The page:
Economic Downturn

Luxury products as alternative investment

Isaac Mostovicz writes that that luxury consumers are putting their money into tangible goods...

With the rise in protests rebelling against supposedly growing inequality, and the palpable economic uncertainty in the West’s financial institutions, it might be assumed that luxury purchases would be seen as just that – a luxury that cannot be afforded given the current climate.

However, the luxury consumers disagree, as a recent Financial Times blog post highlights.

According to Bain & Co’s 10th annual Worldwide Luxury Goods Market study, 2011 is going to be a record-setting year for the luxury goods market, with sales increasing by 10% from their current value of €173bn.

Cartier gold bangle

Moreover, the demand is emanating from the very areas – Western Europe and the US – that have seen this recent economic uncertainty, not just the emerging markets of Shanghai and Mumbai. Bain predicts that sales in Europe will rise by 10% and those in America by 16%.

As unemployment continues to rise in these areas, it seems counter-intuitive that demand is so high, particularly in the very visible branded jewelry and watch markets.  However, Bain claims that this actually makes sense, and that the wealthy are eschewing volatile banks and devaluing bonds and instead putting their money into tangible (and portable) goods.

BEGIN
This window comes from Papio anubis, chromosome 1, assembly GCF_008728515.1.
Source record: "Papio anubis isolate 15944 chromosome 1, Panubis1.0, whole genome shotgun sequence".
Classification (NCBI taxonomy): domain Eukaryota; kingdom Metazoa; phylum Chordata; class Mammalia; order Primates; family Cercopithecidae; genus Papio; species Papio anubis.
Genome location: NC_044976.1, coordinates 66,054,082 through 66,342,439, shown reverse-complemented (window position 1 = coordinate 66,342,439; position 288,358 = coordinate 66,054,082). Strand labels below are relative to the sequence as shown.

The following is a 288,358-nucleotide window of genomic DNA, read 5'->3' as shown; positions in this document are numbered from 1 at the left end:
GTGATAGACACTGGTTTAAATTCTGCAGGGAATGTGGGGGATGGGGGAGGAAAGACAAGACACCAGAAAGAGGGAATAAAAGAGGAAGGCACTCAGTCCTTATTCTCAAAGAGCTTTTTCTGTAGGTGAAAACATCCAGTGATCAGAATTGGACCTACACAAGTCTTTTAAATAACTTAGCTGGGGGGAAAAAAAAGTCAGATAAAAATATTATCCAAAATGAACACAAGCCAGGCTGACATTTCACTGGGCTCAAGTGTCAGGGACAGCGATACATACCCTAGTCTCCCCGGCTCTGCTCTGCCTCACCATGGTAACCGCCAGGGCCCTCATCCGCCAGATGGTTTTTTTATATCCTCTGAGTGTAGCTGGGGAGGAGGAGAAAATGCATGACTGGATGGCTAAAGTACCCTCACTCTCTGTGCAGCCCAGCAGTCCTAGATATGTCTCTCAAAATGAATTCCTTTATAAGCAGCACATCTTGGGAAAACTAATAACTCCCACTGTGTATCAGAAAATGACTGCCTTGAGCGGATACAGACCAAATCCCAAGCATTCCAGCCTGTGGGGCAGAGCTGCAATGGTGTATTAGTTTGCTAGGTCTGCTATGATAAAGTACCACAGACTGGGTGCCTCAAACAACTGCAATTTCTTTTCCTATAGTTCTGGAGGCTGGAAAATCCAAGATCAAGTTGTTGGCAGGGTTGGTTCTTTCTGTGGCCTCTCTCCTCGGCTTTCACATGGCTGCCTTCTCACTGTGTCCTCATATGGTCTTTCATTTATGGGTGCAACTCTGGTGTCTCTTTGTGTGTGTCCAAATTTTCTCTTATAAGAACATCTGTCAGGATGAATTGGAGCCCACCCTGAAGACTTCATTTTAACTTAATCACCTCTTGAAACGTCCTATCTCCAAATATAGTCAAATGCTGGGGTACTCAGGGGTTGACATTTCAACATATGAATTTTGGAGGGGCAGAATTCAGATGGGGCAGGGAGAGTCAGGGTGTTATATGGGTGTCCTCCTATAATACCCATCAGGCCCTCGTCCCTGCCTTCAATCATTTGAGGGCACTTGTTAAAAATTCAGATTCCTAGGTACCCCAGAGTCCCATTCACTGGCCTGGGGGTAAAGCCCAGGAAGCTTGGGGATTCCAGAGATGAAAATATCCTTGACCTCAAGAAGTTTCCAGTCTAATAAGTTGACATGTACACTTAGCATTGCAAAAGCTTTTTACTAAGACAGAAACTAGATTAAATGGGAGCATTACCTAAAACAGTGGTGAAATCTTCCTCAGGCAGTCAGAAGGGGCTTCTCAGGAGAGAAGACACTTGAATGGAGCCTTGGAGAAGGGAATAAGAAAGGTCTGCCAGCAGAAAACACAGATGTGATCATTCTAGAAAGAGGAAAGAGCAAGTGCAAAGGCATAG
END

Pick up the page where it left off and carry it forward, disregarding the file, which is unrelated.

“…the affluent have adopted luxury products as a form of alternative investment.” (Financial Times)

In the Financial Time’s Vanessa Friedman’s words, they are “sewing their gold and silver and diamonds into their garments” for security, with branded goods remaining the most popular, despite a growing demand for understated and logo-free luxury.

That Cartier gold bangle?  It’s a serious business investment for the luxury consumer.

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US consumers start to spend again

Isaac Mostovicz writes that US luxury consumers are loosening their purse strings, with some restraint...

An ongoing research project of wealthy individuals is showing signs that luxury consumers in the US are feeling more willing to spend their cash.